Following on from my Paul Thompson article, I’ve decided to do a piece on the Steelers and GB captain Jonathan Phillips. Once again, the views you are about to view and read are those of mine alone and do not represent the thoughts of my hockey club. Thanks for reading in advance…
It was the summer of 2006, and Jonathan Phillips had just come off of the best seasons in his career. He had been part of the Cardiff Devils side that won the 2005-06 Challenge Cup in such dramatic fashion against the Coventry Blaze, and was already an established member of the national side. Those performances hadn’t gone unnoticed though, and former Devils team-mate David Matsos made him a target for the Steelers whom he had been named as the new Head Coach of in succession to Dave Whistle.
Little did the Welsh winger know then, he would be still a Steeler 13 seasons on.
Having been alternate captain in his last season at the Devils, Phillips served in the same role in his first season at Sheffield: Matsos having named fellow new signing Shawn Maltby as his captain. That opening season in Sheffield didn’t bring anything in the terms of honours, but this was to change in the following seasons.
The following season saw Matsos promote him to the position of captain, a position that he has held with such distinction since bar the 2013-14 campaign when Doug Christiansen appointed Steven Goertzen to the role in a surprise move however Jonathan served as one of the two alternates.
Jonathan Phillips is not the most vocal of captains when on the ice, he doesn’t shout and bawl at officials when things are not going the Steelers way. However, it’s been said that his presence just makes others accountable whether it be on ice or inside the locker room. He’s a captain whose work ethic is second to none and that’s what he expects from his team-mates whether it be as a Sheffield Steeler or a GB internationalist. That’s respect, and is a trait that others could learn a lot from.
Since becoming a Steeler, “Jono” has had a stellar career. Not only is he the club’s record appearance holder, 770 at the time of writing this article (his nearest active challenger Robert Dowd is 260 adrift), but he is also the most decorated captain in the club’s Elite League history. Four times he has been a Elite League champion, and twice a Elite League Play-Off champion. That’s not a bad effort is it? He’s also been captain of the national team since 2008-09 and led them to those unforgettable glory nights in Belfast and Budapest. Barring a hiccup, he’ll be shaking hands with someone like Connor McDavid in Kosice next May.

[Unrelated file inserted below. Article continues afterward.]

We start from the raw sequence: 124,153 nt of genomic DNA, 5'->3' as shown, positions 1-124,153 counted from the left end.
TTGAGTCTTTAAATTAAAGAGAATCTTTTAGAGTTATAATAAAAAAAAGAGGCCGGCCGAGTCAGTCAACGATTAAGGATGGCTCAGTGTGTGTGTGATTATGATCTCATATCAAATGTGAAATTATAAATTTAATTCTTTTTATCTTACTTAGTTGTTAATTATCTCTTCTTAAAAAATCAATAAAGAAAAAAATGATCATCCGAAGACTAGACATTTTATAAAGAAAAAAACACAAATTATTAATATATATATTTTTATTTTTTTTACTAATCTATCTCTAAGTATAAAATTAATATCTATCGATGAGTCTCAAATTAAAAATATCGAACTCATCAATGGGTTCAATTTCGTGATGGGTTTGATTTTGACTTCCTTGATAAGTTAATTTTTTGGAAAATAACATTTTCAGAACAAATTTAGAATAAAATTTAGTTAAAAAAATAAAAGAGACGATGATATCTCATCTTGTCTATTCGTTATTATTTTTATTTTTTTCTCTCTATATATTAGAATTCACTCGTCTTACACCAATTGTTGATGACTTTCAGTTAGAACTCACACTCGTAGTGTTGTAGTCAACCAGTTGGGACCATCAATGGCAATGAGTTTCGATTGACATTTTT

People have always asked the same question of him at the end of the season, is he planning to move back to South Wales? Jono dismisses them straight, Sheffield is home for him, his wife Kirsty and their two boys who are on their way to learn how to play this most beautiful of games. He’s taken Sheffield to his heart and if ever there was an award for the most popular Welshman in this City then this man would certainly be a front runner for it, if not the actual winner. He’s an absolute credit, especially with the way he conducts himself on and off ice.
Of course, time will certainly come around and it will be time to call it a day on a quite remarkable career at some point. I hope the Steelers, reward him with the best reward possible, that being the hoisting of the number 20 jersey to the rafters in the House of Steel. He’s as much deserving of this as any of those who currently have this honour bestowed on them.
How else can you reward such a true legend of the game, a terrific servant to Sheffield Steelers, previously Cardiff Devils, and British Ice Hockey? There will never be a player like him, he’s certainly one of a kind.
Thank you for everything Jono, we salute you.